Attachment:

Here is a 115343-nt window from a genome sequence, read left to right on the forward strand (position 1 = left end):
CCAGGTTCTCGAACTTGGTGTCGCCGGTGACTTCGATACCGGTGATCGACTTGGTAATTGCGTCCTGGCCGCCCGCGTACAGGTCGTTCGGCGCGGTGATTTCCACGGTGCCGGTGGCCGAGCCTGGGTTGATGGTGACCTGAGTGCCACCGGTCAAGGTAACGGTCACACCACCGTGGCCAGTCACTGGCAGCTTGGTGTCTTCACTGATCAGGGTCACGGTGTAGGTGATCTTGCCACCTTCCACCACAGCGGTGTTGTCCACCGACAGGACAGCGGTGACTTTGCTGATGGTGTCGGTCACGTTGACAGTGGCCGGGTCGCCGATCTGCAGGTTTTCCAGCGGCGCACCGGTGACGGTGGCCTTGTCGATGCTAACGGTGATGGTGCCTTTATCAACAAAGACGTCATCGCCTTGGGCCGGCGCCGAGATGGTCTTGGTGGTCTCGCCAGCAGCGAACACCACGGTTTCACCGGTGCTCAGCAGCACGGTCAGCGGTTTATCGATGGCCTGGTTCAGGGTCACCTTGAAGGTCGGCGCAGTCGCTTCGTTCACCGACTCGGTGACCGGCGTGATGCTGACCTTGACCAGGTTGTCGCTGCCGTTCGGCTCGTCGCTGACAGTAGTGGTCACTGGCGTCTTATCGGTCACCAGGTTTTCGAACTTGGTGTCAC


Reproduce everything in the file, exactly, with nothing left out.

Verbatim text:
Here is a 115343-nt window from a genome sequence, read left to right on the forward strand (position 1 = left end):
CCAGGTTCTCGAACTTGGTGTCGCCGGTGACTTCGATACCGGTGATCGACTTGGTAATTGCGTCCTGGCCGCCCGCGTACAGGTCGTTCGGCGCGGTGATTTCCACGGTGCCGGTGGCCGAGCCTGGGTTGATGGTGACCTGAGTGCCACCGGTCAAGGTAACGGTCACACCACCGTGGCCAGTCACTGGCAGCTTGGTGTCTTCACTGATCAGGGTCACGGTGTAGGTGATCTTGCCACCTTCCACCACAGCGGTGTTGTCCACCGACAGGACAGCGGTGACTTTGCTGATGGTGTCGGTCACGTTGACAGTGGCCGGGTCGCCGATCTGCAGGTTTTCCAGCGGCGCACCGGTGACGGTGGCCTTGTCGATGCTAACGGTGATGGTGCCTTTATCAACAAAGACGTCATCGCCTTGGGCCGGCGCCGAGATGGTCTTGGTGGTCTCGCCAGCAGCGAACACCACGGTTTCACCGGTGCTCAGCAGCACGGTCAGCGGTTTATCGATGGCCTGGTTCAGGGTCACCTTGAAGGTCGGCGCAGTCGCTTCGTTCACCGACTCGGTGACCGGCGTGATGCTGACCTTGACCAGGTTGTCGCTGCCGTTCGGCTCGTCGCTGACAGTAGTGGTCACTGGCGTCTTATCGGTCACCAGGTTTTCGAACTTGGTGTCAC